The Nazi Myth by Philippe Lacoue-Labarthe and Jean-Luc Nancy

Translated by Brian Holmes

In The Nazi Myth Lacoue-Labarthe together with Jean-Luc Nancy give us one of the most important work on understanding the nature of Fascism and Nazism generating what they call a “fusion of politics and art,” or as they also put it, “the production of the political as a work of art.”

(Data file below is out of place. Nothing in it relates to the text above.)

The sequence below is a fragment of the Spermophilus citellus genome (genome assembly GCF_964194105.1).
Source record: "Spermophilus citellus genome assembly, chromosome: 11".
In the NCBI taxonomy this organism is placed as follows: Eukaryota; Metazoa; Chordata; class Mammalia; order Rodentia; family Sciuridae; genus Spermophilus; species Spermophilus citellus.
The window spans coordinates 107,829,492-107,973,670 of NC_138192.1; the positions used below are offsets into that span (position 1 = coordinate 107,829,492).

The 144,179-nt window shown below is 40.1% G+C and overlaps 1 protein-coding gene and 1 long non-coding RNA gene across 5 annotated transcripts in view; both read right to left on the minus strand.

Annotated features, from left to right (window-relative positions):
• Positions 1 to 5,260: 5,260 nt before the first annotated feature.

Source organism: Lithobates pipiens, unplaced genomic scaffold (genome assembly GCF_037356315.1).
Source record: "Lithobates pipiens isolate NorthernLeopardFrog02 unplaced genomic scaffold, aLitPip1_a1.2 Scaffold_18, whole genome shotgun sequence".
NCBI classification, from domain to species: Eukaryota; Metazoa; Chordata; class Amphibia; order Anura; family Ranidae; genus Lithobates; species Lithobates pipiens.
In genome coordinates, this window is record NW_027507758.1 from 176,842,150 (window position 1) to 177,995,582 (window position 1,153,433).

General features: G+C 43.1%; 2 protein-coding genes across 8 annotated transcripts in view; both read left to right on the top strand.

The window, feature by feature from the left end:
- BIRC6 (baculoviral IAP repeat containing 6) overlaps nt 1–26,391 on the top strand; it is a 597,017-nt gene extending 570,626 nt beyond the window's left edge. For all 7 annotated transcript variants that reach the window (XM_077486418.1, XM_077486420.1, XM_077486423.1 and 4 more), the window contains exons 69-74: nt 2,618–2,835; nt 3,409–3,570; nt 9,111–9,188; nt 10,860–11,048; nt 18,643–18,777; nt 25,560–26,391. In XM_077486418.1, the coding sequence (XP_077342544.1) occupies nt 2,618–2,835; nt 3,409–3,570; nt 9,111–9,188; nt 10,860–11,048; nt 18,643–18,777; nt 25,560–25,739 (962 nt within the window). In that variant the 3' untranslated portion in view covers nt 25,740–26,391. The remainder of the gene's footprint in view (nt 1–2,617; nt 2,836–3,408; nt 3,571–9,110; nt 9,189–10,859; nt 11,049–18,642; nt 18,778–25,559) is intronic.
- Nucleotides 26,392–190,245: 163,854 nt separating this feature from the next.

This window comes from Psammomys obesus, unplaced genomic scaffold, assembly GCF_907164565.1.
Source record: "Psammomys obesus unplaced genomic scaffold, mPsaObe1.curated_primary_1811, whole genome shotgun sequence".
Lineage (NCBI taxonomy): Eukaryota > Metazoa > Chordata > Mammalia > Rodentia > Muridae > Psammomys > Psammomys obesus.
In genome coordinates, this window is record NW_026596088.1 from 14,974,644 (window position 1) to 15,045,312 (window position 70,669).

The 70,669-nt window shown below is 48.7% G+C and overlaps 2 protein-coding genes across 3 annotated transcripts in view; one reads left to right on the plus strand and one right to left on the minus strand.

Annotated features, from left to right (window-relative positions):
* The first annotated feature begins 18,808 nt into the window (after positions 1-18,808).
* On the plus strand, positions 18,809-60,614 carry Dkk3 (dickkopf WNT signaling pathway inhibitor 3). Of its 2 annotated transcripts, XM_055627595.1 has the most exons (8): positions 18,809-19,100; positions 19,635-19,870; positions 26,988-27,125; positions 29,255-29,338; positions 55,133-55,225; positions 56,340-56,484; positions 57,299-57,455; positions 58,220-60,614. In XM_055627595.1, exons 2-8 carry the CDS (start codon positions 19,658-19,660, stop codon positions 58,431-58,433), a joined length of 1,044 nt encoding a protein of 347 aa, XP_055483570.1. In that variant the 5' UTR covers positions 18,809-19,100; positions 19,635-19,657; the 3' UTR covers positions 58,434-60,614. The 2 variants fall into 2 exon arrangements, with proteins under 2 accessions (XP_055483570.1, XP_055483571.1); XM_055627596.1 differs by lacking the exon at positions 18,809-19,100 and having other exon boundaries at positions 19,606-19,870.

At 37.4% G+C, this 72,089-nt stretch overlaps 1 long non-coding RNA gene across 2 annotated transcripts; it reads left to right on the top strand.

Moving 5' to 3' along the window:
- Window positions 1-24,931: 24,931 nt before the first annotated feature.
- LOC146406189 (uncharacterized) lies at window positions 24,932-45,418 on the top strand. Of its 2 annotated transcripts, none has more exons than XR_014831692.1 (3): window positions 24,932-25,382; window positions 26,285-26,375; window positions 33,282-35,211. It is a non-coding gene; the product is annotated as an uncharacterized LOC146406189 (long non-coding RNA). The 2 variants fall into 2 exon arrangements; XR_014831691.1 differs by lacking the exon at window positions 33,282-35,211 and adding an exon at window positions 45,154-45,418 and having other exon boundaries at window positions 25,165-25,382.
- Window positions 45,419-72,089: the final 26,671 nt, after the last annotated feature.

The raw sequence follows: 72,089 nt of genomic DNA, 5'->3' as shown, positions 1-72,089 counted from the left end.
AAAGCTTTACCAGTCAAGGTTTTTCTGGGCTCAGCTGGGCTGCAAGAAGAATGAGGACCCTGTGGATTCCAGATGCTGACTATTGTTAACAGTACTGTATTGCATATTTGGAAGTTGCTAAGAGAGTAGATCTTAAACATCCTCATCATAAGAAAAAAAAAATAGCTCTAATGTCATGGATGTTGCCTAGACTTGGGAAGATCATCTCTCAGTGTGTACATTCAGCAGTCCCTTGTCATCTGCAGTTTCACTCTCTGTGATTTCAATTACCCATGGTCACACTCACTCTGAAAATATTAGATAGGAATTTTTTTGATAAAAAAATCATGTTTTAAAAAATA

We have only sought to unfold a specific logic, and thus we have no other conclusions to draw. We wish only to underline just how much this logic, with its double trait of the mimetic will-to-identity and the self-fulfillment of form, belongs profoundly to the mood or character of the West in general, and more precisely, to the fundamental tendency of the subject, in the metaphysical sense of the word. Nazism does not sum up the West, nor represent its necessary finality. But neither is it possible to simply push it aside as an aberration, still less as a past aberration. A comfortable security in the certitudes of morality and of democracy not only guarantees nothing, but exposes one to the risk of not seeing the arrival, or the return, of that whose possibility is not due to any simple accident of history. An analysis of Nazism should never be conceived as a dossier of simple accusation, but rather as one element in a general deconstruction of the history in which our own provenance lies.

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